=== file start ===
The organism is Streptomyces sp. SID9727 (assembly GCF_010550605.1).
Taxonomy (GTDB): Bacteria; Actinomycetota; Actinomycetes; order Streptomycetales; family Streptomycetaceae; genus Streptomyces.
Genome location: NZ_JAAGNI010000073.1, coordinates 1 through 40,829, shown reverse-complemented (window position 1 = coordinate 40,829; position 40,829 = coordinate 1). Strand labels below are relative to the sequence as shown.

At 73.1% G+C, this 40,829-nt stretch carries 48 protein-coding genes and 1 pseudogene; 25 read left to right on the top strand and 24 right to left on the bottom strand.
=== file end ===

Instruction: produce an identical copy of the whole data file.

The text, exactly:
The organism is Streptomyces sp. SID9727 (assembly GCF_010550605.1).
Taxonomy (GTDB): Bacteria; Actinomycetota; Actinomycetes; order Streptomycetales; family Streptomycetaceae; genus Streptomyces.
Genome location: NZ_JAAGNI010000073.1, coordinates 1 through 40,829, shown reverse-complemented (window position 1 = coordinate 40,829; position 40,829 = coordinate 1). Strand labels below are relative to the sequence as shown.

At 73.1% G+C, this 40,829-nt stretch carries 48 protein-coding genes and 1 pseudogene; 25 read left to right on the top strand and 24 right to left on the bottom strand.